It was sometime in the Spring of 2002 that I was looking for a metaphorical space that would accommodate me – an engineer, an MBA, with graduate product design education and the sensibilities and eye of a designer.
I’d spent the year on a Heinz Foundation Fellowship after my MBA to train with Dr Chris Capelli, an MD/PhD, then the Director of the University of Pittsburgh’s Tech Transfer program. As a Katz Tech Fellow, I was his intern, and he never hesitated to teach me about the finer points of licensing agreement negotiations for patents, or how to evaluate the commercialization potential of a novel innovation from a university lab.
It was here that I’d begun experiencing dimly the cross currents when one is in a university engineering lab looking at a scientist’s prototype of an innovative ultrasound scanner, tasked with envisioning its entire future journey through product development into the market. All so that I could write up the evaluation and recommend that the University invest in its patent costs. My fellowship was due to end in a few months and I was looking for my next position.
Surely, there was a space where manufacturing and production engineering, product and industrial design, and strategies for new market development could come together for me?
It was then that I stumbled across an interview of Larry Keeley of Doblin talking about the intersection of human centered design and business, and the Institute of Design in Chicago. Back then, the disciplinary strand I was intrigued by was called Design Planning. Luis Arnal’s personal website had the only lucid explication of Design Planning I’d come across and it captured my imagination. It’s also the deeper, broader, richer version of what passes for design thinking these days – its a strategic approach for the fuzzy front end of corporate innovation and transformation that incorporates user research, usually exploratory, and a structured planning approach to address complexity.
This new field also seemed to promise that mythical space where engineering, design, and business overlap. I flew to Chicago thinking I’d just have to suck it up and see if I needed to invest in another Master’s degree right after completing my MBA, if I wanted to wholly nurture the sparks I’d experienced in UPitt’s Tech Transfer Office. The experience of visiting the Institute of Design in early 2002 is worth a blogpost in its own right so I’ll save the story for another day. The bottomline is that I ended up starting work in August 2002 as the Director, Graduate Admissions, head of the department of everything related to students from awareness creation through to graduation.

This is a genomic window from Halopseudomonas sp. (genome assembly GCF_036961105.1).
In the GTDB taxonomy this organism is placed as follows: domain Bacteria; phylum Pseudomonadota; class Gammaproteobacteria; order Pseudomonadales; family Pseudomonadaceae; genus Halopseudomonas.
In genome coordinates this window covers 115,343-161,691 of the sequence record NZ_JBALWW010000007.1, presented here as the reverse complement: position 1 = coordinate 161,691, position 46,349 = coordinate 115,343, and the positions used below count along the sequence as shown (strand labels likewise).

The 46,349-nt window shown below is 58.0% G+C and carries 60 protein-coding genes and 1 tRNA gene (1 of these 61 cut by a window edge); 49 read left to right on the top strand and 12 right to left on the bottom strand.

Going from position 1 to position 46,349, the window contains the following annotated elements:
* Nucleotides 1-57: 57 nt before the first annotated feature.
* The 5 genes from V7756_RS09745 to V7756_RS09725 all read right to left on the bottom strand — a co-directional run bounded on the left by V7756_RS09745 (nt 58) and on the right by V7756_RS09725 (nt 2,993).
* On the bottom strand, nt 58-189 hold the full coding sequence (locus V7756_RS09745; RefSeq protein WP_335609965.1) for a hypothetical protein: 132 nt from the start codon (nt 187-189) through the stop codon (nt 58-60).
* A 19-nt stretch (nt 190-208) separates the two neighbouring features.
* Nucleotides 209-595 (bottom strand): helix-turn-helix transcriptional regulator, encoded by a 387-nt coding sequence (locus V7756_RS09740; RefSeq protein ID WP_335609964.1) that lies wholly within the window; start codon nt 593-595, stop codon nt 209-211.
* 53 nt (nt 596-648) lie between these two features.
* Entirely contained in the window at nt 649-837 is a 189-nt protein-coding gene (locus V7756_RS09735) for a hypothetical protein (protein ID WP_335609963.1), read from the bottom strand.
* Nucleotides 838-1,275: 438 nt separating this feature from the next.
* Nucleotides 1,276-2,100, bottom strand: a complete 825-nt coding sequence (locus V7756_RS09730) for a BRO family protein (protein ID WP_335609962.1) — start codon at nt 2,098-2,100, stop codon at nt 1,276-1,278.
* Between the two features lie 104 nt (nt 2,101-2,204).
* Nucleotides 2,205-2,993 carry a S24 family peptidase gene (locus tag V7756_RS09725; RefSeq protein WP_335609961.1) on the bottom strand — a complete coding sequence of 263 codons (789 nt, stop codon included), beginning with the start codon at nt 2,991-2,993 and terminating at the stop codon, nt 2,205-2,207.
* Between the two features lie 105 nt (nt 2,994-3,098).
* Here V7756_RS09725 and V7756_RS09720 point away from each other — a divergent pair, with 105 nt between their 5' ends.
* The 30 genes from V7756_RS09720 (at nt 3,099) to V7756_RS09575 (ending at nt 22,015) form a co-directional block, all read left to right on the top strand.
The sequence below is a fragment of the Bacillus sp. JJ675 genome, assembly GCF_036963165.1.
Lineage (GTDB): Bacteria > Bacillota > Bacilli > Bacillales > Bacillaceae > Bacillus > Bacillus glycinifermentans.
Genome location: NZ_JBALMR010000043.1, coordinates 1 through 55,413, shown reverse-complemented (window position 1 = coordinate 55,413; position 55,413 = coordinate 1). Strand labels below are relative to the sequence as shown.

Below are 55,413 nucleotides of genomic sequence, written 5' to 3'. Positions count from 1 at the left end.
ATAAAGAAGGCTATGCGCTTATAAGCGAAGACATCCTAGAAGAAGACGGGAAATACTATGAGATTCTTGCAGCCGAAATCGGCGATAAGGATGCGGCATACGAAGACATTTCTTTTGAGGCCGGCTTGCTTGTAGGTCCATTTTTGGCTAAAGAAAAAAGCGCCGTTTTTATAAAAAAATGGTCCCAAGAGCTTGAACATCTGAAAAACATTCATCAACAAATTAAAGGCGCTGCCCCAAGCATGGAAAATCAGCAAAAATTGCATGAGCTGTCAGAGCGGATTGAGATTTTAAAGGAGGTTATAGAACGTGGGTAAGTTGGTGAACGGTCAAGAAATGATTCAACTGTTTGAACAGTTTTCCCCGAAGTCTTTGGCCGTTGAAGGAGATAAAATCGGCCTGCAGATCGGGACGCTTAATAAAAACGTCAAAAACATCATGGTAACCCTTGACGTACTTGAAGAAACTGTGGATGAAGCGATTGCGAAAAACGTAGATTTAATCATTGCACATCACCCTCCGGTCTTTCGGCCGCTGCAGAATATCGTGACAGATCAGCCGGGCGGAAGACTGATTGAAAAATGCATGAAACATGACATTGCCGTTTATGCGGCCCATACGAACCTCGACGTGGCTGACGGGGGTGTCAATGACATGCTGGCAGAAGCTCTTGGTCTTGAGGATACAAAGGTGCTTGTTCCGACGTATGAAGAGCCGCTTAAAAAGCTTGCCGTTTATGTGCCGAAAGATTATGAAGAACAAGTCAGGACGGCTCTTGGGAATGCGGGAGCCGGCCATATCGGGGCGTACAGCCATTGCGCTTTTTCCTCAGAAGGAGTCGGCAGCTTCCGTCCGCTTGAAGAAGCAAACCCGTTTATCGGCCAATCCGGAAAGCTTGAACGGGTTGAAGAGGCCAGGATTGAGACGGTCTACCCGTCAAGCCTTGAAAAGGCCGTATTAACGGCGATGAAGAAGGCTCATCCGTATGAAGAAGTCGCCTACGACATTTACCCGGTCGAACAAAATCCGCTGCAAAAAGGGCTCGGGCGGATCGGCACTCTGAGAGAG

In the three years I was there, reporting each semester’s performance to a Board of Trustees that included Don Norman, Sam Farber, Larry Keeley, Sam Pitroda, Jim Hackett, as well as harassing faculty to rapidly facilitate my ability to communicate the programs and their benefits, as well as the school’s philosophy of design, not to mention taking their classes in the evening, I received an education that no paper diploma can fully describe or capture. I planned John Heskett’s three city book tour for Toothpicks and Logos as a recruiting event. I got to hang out with everyone, tbh. But this is nostalgic derails.
The point I want to make in this writing is to reflect on the discipline of design once its capacities expand beyond the traditional artefacts and commercial objectives that originally gave birth to industrial design, particularly in the post WW2 productivity boom era of the United States.
This blogpost is a setting of perspective, as I tried to trace how I came to push the boundaries of the applicability of design research methods for understanding household financial behaviour in rural low income locations in the ASEAN and South Asia from the perspective of informing the design of business models and payment plans for irregular incomes, first articulated as a letter of intent for a Small Grant competition in August 2008.
The global financial crisis of 2008 is referenced in the literature of design, particularly the subdisciplinary strands of participatory approaches and cocreation, as the turning point in the global North for the expansion of the capacities of design beyond commercial objectives to more complex, societal challenges (Vaughan, 2017; Anderson et al. 2014, among others). As an innovator in this space of conducting design driven research for non traditional design outcomes – mine, at that point in time, was a conceptual design of a payment plan for a shared asset or resource for a community – I find myself reflecting on this massive transformation of the discipline and study of design, drawing from both the literature I’m reading and my own recollections and lived experience.